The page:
The people of Hawaii are a mixture of many heritages from around the world, and the influences of these varied cultures can be seen in the culinary traditions, in music and in dance. Some of the larger groups of immigrants who settled in Hawaii are the Japanese, Portuguese, Koreans, Filipinos, Puerto Ricans and Samoans. Of course many citizens of the United States are attracted to Hawaii, especially since it became a state in 1959. Since the late 1800s The United States has been involved in Hawaiian politics and the decision to become a state rather than remain a territory was widely popular among the people of Hawaii.

Hawaiian Culture - Music and Dance

Traditional Hawaiian folk music is a major part of the state's musical heritage. The Hawaiian people have inhabited the islands for centuries and have retained much of their traditional musical knowledge. Their music is largely religious in nature, and includes chanting and dance music. Hawaiian music has been largely influential to the music of other Polynesian islands.

Historical documentation of Hawaiian music does not extend prior to the late 18th century, when non-Hawaiians arrived on the island. From 1778 onward, Hawaii began introducing numerous styles of European and other music, including the hymns introduced by Protestant missionary choirs, Spanish-speaking Mexican cowboys introduced string instruments such as the guitar and possibly also the technique of falsetto singing, while Portuguese immigrants brought the ukulele-like braguinha.

Presently the music of Hawai'i includes an array of traditional and popular styles, ranging from native Hawaiian folk music to modern rock and hip hop.

The tradition of Hula was originally a religious one, a dance honoring the gods and political leaders known as Chiefs. The patron goddess of hula is called Laka, and legend tells of her bringing hula as a gift to the people of Hawaii. Both men and women dance hula, and their styles are distinct from one another. But the most commonly known image of the hula dance is that of a soft and sensual female hula dancer who sways to the beat of the music and keeps the rhythm with her hips. The hand and arm movements of hula dance are particularly meaningful, like a sign language they tell stories and share lessons and histories with the audience. The lesser-known male hula tradition is characterized by more vigorous and aggressive dance styles, reflecting the iconic warrior spirit.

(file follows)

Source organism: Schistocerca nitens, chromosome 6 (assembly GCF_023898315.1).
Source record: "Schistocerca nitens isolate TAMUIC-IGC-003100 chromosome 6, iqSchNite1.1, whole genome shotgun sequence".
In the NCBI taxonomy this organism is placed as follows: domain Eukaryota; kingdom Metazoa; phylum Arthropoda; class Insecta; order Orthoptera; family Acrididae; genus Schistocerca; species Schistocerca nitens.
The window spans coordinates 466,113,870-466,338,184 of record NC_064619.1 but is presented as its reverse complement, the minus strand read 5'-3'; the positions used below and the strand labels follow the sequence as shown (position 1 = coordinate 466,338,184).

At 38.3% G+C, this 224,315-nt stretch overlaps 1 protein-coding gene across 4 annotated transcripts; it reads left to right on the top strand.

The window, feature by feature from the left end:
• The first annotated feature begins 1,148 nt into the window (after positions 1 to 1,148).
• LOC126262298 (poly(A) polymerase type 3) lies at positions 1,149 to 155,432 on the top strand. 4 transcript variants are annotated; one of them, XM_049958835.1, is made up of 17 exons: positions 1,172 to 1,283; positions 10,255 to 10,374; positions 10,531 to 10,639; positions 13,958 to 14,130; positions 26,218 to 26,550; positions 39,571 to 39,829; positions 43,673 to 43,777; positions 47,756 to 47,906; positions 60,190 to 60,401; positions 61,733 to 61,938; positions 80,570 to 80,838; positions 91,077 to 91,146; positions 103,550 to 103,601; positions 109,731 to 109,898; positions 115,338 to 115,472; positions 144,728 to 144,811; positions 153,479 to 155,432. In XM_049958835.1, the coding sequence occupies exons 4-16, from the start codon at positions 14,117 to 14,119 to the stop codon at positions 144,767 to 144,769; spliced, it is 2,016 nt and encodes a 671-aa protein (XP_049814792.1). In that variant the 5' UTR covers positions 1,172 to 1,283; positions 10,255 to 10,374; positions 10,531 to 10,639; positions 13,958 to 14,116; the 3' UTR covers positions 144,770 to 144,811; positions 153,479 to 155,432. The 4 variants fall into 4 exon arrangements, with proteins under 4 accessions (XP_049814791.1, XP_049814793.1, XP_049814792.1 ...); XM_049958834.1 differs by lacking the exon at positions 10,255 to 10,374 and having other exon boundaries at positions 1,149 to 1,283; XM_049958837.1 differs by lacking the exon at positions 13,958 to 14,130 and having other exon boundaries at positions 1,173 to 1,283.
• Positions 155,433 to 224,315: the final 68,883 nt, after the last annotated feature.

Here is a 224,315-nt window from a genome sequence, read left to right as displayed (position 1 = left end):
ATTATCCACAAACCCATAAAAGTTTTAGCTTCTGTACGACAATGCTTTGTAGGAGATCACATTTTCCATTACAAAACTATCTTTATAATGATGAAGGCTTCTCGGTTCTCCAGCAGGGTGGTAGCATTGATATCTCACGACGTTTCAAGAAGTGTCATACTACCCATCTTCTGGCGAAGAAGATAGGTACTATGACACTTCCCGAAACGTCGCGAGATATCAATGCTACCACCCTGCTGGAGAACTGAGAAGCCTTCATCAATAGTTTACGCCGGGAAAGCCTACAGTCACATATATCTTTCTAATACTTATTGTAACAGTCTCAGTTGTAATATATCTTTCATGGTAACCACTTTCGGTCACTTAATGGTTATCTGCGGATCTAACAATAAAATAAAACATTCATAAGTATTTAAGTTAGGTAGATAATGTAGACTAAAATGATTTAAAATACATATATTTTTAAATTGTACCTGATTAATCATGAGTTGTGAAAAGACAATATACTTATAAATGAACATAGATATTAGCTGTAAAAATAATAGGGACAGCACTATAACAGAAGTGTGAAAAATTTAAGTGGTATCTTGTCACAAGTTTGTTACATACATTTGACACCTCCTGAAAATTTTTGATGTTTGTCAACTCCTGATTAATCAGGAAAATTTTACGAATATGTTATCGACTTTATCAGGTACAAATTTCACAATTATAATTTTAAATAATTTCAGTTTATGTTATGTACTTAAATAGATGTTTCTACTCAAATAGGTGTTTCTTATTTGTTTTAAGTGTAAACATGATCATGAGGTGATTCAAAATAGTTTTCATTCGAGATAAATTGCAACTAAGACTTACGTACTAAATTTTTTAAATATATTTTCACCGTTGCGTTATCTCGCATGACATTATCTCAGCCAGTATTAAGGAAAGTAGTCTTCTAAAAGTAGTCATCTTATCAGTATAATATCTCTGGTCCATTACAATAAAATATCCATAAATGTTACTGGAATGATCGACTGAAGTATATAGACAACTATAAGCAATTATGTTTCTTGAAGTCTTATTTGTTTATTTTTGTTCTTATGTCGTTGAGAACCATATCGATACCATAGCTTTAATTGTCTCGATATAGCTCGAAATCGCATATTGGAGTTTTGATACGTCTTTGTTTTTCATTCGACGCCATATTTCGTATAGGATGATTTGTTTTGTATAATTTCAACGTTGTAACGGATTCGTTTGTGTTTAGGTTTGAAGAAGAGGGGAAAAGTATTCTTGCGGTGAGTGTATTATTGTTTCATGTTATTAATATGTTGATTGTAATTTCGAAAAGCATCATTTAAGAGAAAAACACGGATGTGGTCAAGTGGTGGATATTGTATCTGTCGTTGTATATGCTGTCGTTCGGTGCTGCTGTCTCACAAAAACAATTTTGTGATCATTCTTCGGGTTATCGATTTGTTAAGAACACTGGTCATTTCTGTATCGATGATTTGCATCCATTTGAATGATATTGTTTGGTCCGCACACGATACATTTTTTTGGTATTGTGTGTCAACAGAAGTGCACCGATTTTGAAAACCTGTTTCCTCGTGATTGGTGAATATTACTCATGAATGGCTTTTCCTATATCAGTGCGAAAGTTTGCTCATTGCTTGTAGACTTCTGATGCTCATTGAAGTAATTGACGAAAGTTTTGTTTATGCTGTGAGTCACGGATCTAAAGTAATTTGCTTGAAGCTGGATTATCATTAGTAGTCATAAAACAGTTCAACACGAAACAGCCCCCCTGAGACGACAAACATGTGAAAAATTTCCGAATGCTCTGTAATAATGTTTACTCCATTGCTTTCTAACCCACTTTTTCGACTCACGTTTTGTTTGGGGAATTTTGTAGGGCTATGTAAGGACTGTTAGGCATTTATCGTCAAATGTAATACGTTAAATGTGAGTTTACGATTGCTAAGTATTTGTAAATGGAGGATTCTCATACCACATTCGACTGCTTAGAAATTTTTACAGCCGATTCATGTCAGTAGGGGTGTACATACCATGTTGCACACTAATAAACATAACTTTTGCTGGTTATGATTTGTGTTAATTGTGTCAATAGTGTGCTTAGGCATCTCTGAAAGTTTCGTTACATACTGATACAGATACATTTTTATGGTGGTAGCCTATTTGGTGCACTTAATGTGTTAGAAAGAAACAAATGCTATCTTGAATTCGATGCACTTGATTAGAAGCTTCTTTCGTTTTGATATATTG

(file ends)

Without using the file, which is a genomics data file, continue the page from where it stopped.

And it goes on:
Hula has become widely popular, and it owes some of this fame to the cultural revolution of Hawaii that took place in the 1970s. When foreigners first came to Hawaii, especially the missionaries, they were not pleased by the erotic hula dance styles and attempted to destroy the tradition by outlawing its practice. Hula survived just barely, thanks to the instructors who illegally kept the tradition alive. Today hula is celebrated in all of its original glory, and can be found at many cultural festivals and authentic Luaus.